Anyone who has even a small wine collection has probably neglected a few bottles until they are past their prime. As the collection gets larger, the number of forgotten bottles often does, too.
This has developed into a problem at my house. Before I started writing about wine, I was something of a disorganized collector. Many of the bottles were acquired willy-nilly, because I was new to the game. I’d hit a bunch of tasting rooms (tasting was actually free or just a couple of bucks in those days), and when I found something I liked, I’d buy a bottle or two. There was nothing systematic about it. I stashed my newly acquired treasures in a refrigerated wine cabinet. I kept a hand-written inventory, but I never developed any sort of system for rotating my stock of random bottles.
Once I started writing about wine, I had to taste a lot of current releases, and my wine collection was mostly ignored. But I’ve recently renewed my commitment to trying those older bottles on a regular basis and sharing them with interested friends. And with the approach of National Drink Wine Day on Feb. 18, I thought I’d tell you about some of the pleasant discoveries. Since this will be an ongoing adventure, I’ll share it with you once a month or so.
In the past several months, I’ve delved into California cabernet from the early 1980s through the early ‘90s. In general, I’ve found these vintages to be surprisingly age-worthy. When I bought them, I certainly wasn’t planning to keep them for 30 years or more. One of the best was a 1981 Jordan Cabernet Sauvignon from Alexander Valley, which I opened one night when I was on my own for dinner. It showed some age, of course, but it was still quite fresh and alive – thoroughly enjoyable with a steak. The wine, by the way, was 12.8 percent alcohol, and it still had the price tag: $15.53. (If it was purchased in, say, 1984, that works out to about $36 in today’s dollars. The current-release estate cab is $55.)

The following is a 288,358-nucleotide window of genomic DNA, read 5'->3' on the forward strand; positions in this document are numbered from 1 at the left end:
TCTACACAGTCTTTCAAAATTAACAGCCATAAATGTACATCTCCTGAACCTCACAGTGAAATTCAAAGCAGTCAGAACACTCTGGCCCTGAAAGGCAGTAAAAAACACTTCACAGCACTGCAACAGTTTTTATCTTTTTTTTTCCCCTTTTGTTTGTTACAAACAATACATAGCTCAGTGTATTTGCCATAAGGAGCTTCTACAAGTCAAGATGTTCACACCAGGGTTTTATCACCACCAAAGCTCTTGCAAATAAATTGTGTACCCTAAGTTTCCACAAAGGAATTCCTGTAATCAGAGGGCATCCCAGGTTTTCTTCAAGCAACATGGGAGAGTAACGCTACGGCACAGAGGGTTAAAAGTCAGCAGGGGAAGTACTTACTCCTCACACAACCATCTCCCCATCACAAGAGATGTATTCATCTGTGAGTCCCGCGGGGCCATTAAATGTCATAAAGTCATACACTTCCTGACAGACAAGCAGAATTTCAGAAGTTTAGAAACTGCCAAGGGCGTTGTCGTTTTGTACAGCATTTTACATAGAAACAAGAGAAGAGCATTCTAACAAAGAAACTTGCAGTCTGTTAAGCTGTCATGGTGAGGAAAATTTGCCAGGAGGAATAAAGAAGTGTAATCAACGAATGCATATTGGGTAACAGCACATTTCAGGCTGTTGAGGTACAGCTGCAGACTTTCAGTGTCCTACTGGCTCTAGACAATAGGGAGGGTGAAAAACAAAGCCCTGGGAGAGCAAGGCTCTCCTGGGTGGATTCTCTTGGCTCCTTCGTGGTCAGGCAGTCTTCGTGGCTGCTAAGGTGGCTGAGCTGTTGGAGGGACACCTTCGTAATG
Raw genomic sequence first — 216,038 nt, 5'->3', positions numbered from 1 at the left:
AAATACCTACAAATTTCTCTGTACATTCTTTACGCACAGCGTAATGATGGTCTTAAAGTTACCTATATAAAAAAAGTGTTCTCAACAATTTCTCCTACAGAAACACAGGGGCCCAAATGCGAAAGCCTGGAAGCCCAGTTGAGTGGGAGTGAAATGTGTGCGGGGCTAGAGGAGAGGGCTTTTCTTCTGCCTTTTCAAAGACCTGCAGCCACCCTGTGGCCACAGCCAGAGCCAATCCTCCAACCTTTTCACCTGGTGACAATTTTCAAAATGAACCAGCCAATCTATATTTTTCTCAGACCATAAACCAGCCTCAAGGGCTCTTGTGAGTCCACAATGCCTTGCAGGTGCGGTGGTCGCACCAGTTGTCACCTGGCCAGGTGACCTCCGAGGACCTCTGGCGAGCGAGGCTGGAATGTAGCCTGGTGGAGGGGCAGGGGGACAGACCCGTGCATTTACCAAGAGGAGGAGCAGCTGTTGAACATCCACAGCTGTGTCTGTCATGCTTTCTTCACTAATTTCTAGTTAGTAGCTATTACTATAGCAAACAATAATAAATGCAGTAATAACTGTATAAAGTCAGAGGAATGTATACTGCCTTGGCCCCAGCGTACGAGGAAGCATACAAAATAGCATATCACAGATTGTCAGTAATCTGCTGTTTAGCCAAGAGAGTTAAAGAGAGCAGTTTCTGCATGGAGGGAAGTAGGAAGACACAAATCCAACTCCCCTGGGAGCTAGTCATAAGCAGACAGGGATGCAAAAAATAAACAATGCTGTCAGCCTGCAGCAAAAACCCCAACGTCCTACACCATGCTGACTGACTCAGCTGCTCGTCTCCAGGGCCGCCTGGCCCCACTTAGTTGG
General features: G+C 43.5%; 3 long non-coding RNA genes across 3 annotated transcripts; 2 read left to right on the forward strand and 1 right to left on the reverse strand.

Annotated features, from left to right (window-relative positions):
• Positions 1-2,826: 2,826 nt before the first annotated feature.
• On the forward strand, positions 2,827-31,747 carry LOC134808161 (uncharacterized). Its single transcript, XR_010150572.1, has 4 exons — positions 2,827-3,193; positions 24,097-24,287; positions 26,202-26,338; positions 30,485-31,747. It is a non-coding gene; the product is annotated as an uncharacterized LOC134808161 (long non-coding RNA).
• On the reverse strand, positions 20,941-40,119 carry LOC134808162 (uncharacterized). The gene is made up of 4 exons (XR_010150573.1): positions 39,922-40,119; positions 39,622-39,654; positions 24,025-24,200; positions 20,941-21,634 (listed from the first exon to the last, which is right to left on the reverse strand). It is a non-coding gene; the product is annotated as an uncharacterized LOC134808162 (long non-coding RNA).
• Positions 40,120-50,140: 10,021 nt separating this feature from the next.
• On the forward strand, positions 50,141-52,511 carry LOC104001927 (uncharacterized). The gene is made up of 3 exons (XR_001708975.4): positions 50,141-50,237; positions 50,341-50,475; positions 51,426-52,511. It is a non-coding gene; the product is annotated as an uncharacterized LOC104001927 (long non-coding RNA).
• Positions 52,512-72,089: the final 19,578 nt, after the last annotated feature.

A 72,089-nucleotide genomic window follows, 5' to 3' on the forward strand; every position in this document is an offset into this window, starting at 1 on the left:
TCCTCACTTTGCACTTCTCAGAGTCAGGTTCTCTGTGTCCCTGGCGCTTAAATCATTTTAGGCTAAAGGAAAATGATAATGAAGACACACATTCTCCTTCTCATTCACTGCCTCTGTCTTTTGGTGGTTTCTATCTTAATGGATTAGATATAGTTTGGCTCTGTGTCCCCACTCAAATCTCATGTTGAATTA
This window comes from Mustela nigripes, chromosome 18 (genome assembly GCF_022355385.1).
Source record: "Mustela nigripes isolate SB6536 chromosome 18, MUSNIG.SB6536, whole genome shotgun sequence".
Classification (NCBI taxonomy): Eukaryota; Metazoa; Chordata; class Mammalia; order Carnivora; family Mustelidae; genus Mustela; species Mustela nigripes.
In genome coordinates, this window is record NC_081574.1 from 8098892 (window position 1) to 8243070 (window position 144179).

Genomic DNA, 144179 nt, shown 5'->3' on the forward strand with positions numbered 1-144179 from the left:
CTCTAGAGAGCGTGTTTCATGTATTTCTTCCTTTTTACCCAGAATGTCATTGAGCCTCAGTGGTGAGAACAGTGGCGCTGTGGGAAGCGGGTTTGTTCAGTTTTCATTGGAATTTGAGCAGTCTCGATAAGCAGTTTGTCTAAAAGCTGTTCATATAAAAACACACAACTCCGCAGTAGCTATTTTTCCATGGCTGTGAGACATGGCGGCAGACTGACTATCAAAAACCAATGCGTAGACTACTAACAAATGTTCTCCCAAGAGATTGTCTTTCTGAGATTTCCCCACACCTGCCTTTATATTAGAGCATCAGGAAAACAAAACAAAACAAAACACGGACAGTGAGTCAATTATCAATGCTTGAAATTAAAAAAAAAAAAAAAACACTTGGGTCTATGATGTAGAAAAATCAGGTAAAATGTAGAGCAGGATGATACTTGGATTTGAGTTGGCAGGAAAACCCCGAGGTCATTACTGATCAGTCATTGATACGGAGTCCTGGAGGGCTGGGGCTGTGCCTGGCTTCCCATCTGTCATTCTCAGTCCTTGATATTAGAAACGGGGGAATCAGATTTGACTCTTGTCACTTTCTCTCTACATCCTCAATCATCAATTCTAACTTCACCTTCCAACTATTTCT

More recently, I opened a pair of Geyser Peak Reserve Alexandre cab-based red blends from 1990 and 1991, both of which were still delicious, if a little sediment-laden. We shared one of the wines with a neighbor who has limited experience with aged wines. He had a lot of questions about what he was tasting, and it was refreshing to see the wine through his perceptions.
This week, I picked out a 1986 Frog’s Leap Napa Valley Cabernet Sauvignon to try. Another great discovery. It was still very fresh, with lively red fruit, notes of dried herb and soy sauce and polished tannins. The wine was relatively high in alcohol for its day, at 13.5 percent. In the photo, note the price tag on the bottle: $13.99, or about $28 in today’s dollars. (The current cab, made from estate-grown fruit, costs $55; the ’86 was made from purchased grapes.)
If you decide to dive into your cellar, remember that not all older wines will have aged so well. (A few of mine certainly haven’t.) So be sure to have another bottle on standby.